List of Community Colleges in Idaho

By | March 1, 2019

According to ezinesports, Idaho is a beautiful and diverse state located in the northwestern region of the United States. It’s known for its stunning natural landscapes, including majestic mountains, deep canyons, and vast plains. Idaho is home to some of the country’s most spectacular outdoor recreation areas, including Yellowstone National Park, Craters of the Moon National Monument, and Hells Canyon National Recreation Area. The state also offers a variety of cultural attractions like museums, art galleries, and theaters. According to fashionissupreme, Idaho’s economy is driven by agriculture, tourism, technology, and manufacturing. The capital city of Boise is a vibrant hub for business and entertainment.

How many community colleges in Idaho? There are a total of 3 two-year, public community colleges and trade schools located throughout the state of Idaho. For each school, you can see its contact information, academic calendar, campus environment, and number of students enrolled. Schools in Idaho are listed alphabetically.

College of Southern Idaho

Address: 315 Falls Ave., Twin Falls, ID 83301
Phone Number: (208) 733-9554
President: Jerry Beck
Type of School: Public, 2-Year
Academic Calendar: Semester
Degree Offered: Associate’s Degree
Campus Settings: Remote Town
Number of Students: 7,118
Abbreviation: CSI

College of Southern Idaho

Eastern Idaho Technical College

Address: 1600 S 25th E, Idaho Falls, ID 83404
Phone Number: (208) 524-3000 x3371
President: Burton Waite
Type of School: Public, 2-Year
Academic Calendar: Semester
Degree Offered: Associate’s Degree
Campus Settings: Small City
Number of Students: 762
Abbreviation: EITC

Eastern Idaho Technical College

North Idaho College

Address: 1000 West Garden Avenue, Coeur D’alene, ID 83814
Phone Number: (208) 769-3300
President: Priscilla Bell
Type of School: Public, 2-Year
Academic Calendar: Semester
Degree Offered: Associate’s Degree
Campus Settings: Small City
Number of Students: 4,650
Abbreviation: NIC

Yellowstone National Park

Similarly, over the next few decades, the stories of hunters who visited the Yellowstone area about lakes of boiling mud, smoking rivers and petrified trees were treated with distrust over the next several decades. Among others, hunter and explorer Jim Bridger visited Yellowstone in 1856. Just like Colter, Bridger, with his stories of fountains of hot water and steam gushing out of the ground, was considered an inventor.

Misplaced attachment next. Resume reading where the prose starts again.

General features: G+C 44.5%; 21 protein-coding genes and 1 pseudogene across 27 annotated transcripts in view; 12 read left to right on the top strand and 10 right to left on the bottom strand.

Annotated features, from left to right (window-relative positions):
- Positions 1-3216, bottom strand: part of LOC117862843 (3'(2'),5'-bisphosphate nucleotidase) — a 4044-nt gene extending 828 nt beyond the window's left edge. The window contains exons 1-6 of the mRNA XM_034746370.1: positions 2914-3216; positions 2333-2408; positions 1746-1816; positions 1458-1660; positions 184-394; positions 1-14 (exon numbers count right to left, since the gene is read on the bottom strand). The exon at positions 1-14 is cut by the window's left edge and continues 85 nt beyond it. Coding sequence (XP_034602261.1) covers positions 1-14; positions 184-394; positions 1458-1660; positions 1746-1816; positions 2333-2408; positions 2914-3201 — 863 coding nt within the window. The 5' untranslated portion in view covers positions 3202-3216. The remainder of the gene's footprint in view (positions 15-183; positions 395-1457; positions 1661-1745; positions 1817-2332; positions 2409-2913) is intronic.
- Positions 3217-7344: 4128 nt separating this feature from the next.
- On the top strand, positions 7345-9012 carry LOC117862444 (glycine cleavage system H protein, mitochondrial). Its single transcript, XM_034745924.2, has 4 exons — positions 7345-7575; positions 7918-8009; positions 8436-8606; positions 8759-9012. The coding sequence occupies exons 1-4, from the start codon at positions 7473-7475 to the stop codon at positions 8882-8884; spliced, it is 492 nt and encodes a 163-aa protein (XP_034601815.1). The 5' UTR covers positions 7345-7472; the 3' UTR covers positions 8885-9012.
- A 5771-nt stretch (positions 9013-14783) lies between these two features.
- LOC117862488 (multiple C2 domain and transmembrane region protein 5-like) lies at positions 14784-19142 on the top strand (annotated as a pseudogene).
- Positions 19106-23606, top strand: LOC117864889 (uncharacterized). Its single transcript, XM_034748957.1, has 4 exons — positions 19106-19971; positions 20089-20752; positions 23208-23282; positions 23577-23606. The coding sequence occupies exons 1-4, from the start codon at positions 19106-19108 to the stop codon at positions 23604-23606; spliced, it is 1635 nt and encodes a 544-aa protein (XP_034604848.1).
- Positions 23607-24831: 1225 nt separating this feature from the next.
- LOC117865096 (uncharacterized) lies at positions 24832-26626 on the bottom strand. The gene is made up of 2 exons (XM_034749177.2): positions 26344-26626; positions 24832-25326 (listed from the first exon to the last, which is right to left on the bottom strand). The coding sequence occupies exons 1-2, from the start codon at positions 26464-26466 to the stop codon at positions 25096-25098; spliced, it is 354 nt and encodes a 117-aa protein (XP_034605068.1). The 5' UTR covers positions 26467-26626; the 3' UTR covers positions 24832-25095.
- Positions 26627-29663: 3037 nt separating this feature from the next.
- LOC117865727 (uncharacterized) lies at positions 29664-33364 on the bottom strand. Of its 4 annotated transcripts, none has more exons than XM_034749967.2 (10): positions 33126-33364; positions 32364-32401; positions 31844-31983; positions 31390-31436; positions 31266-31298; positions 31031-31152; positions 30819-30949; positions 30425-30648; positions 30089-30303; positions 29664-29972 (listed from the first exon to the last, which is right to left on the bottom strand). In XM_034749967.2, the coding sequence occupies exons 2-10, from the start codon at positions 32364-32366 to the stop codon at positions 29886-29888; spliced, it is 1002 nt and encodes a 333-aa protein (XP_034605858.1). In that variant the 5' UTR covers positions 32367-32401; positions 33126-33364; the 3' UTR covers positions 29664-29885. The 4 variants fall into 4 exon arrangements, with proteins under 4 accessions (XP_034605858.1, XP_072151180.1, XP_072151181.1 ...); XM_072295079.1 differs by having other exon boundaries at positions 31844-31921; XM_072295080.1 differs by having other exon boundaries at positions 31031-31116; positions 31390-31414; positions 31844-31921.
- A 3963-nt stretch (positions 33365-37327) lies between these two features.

After the end of the Civil War, the Yellowstone area was explored first by private individuals (in 1869) and then by US government -funded (in 1871) expeditions. The 1871 expedition was led by the American geologist and naturalist Ferdinand Hayden. Hayden’s detailed report on Yellowstone, illustrated with photographs by William Jackson and paintings by Thomas Moran, convinced the US Congress to pass legislation creating Yellowstone National Park, the first US national park. This law was signed into law by the eighteenth President of the United States, Ulysses Grant, on March 1, 1872.

Nathaniel Langford was appointed as the first director of Yellowstone Park. At first, the government didn’t finance the park, didn’t even pay the director’s salary. The situation changed for the better only a few years later, after the report of Colonel William Ludlow, under whose leadership the study of the natural wonders of the new reserve continued in the second half of the seventies of the century before last.

Interest in the park and the number of its visitors increased dramatically in the 1880s, when tourists were able to come to southern Montana (from where it was relatively easy to get to the Yellowstone area) via the newly built Northern Pacific Railroad.

In the late eighties, the Indians who lived there were actually expelled from the park, at the same time a US Army fort was built here, which made it possible to stop poaching and protect unique natural resources.

In the future, Yellowstone National Park has successfully developed, keeping intact the unique natural sites and at the same time creating new amenities for tourists.

Most of the park is located on the Yellowstone Plateau, the average height of which is about 2,400 meters above sea level, and the highest point of the plateau (but not the entire reserve) is Mount Washburn, 3,122 meters. The plateau is surrounded by the ranges of the Rocky Mountains: Gallatin to the northwest, Birthut to the north, Absaroka to the east, Teton to the south, and Madison to the southwest and west.